Ten Tips For Coding Excel VBA Macros

Ten tips to make coding Excel VBA faster and easier. These tips are based on Excel 2010 (but they work in nearly all versions) and many were inspired by the O’Reilly book: Excel 2010 – The Missing Manual by Matthew MacDonald.

New to macros? Read Excel Macros – What is the deal with it?

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1 – Always test your macros in a throwaway test spreadsheet, usually a copy of one that it’s designed to work with. Undo doesn’t work with macros, so if you code a macro that folds, spindles, and mutilates your spreadsheet, you’re outta luck unless you have followed this tip.

2 – Using shortcut keys can be dangerous because Excel doesn’t warn you if you choose a shortcut key that Excel is already using. If this happens, Excel uses the shortcut key for the macro, not the built-in shortcut key. Think about how surprised your boss will be when he loads your macro and then Ctrl-C adds a random number to half the cells in his spreadsheet.

Matthew MacDonald makes this suggestion in Excel 2010 – The Missing Manual:

Here are some common key combinations that you should never assign to macro shortcuts, because people use them too frequently:

  • Ctrl+S (Save)
  • Ctrl+P (Print)
  • Ctrl+O (Open)
  • Ctrl+N (New)
  • Ctrl+X (Exit)
  • Ctrl+Z (Undo)
  • Ctrl+Y (Redo/Repeat)
  • Ctrl+C (Copy)
  • Ctrl+X (Cut)
  • Ctrl+V (Paste)

To avoid problems, always use Ctrl+Shift+letter macro key combinations, because these combinations are much less common than the Ctrl+letter shortcut keys. And if you’re in doubt, don’t assign a shortcut key when you create a new, untested macro.

Also read VBA Functions You Can’t Live Without

3 – Can’t remember Alt-F8 (the default macro shortcut)? Do the names mean nothing to you? Since Excel will make macros in any opened workbook available to every other workbook that’s currently open, the easy way is to build your own macro library with all of your macros in a separate workbook. Open that workbook along with your other spreadsheets. As Matthew puts it, “Imagine you’re editing a workbook named SalesReport.xlsx, and you open another workbook named MyMacroCollection.xlsm, which contains a few useful macros. You can use the macros contained in MyMacroCollection.xlsm with SalesReport.xlsx without a hitch.” Matthew says this design makes it easy to share and reuse macros across workbooks (and between different people).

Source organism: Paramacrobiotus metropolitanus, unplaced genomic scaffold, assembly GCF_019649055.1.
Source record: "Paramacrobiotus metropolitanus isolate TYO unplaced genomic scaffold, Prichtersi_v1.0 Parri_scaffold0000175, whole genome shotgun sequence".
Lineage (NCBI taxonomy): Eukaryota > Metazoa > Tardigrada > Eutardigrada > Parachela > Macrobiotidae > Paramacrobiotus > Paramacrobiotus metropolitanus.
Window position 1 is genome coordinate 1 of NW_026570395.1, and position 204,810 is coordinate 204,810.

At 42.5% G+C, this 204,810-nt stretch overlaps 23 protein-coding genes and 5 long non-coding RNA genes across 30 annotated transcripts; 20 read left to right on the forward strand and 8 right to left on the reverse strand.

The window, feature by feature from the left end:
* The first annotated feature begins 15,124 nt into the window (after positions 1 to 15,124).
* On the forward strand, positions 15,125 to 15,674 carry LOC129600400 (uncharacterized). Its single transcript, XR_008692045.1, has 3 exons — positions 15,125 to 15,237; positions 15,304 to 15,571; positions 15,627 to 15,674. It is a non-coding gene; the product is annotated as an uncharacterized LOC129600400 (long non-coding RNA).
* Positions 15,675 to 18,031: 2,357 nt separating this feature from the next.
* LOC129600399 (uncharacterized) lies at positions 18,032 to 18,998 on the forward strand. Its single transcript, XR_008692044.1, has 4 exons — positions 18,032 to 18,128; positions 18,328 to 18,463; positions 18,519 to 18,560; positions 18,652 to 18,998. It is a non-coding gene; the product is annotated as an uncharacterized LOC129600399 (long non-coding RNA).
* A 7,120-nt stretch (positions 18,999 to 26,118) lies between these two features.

4 – And consider adding buttons to link to the macros in the worksheet that contains your macro library. You can arrange the buttons in any functional groupings that make sense to you and add text to the worksheet to explain what they do. You’ll never wonder what a cryptically named macro actually does again.

5 – Microsoft’s new macro security architecture has been improved a lot, but it’s even more convenient to tell Excel to trust the files in certain folders on your computer (or on other computers). Pick a specific folder on your hard drive as a trusted location. If you open a workbook stored in this location, it’s automatically trusted.

Also read 5 must-know Excel macros for common tasks

6 – When you’re coding a macro, don’t try to build cell selection into the macro. Instead, assume that the cells that the macro will use have been pre-selected. It’s easy for you to drag the mouse over the cells to select them. Coding a macro that is flexible enough to do the same thing is likely to be full of bugs and hard to program. If you want to program anything, try to figure out how to write validation code to check whether an appropriate selection has been made in the macro instead.

7 – You might think that Excel runs a macro against the workbook that contains the macro code, but this isn’t always true. Excel runs the macro on the active workbook. That’s the workbook that you looked at most recently. As Matthew explains it, “If you have two workbooks open and you use the Windows task bar to switch to the second workbook, and then back to the Visual Basic editor, Excel runs the macro on the second workbook”. However you can avoid this by restricting  macro to specific workbook and work sheet and range, by defining an variable/object and confine your code to it.

8 – Matthew suggests that, “For easier macro coding, try to arrange your windows so you can see the Excel window and the Visual Basic editor window at the same time, side-by-side.” But Excel won’t do it, (Arrange All on the View menu only arranges the Workbooks. Visual Basic is considered a different application window by Excel.) But Windows will. In Vista, close all but the two you want to arrange and right-click the Taskbar; select “Show Windows Side by Side”.

9 – Matthew’s top tip: “Many programmers find long walks on the beach or guzzling a jug of Mountain Dew a helpful way to clear their heads.”

And of course, the mother of all VBA tips:

10 – The first thing to try when you can’t think of the statements or keywords you need in your program code is to turn on the macro recorder and do a bunch of operations that seem to be similar. Then examine the generated code. It won’t always point you to the right thing, but it often does. At a minimum, it will give you a place to start looking.

Also read
Learn to optimize calculation time of worksheet data in VBA

Click here for hand full of Real Time VBA Examples with Code and sample files

Courtesy: visualbasic.about.com

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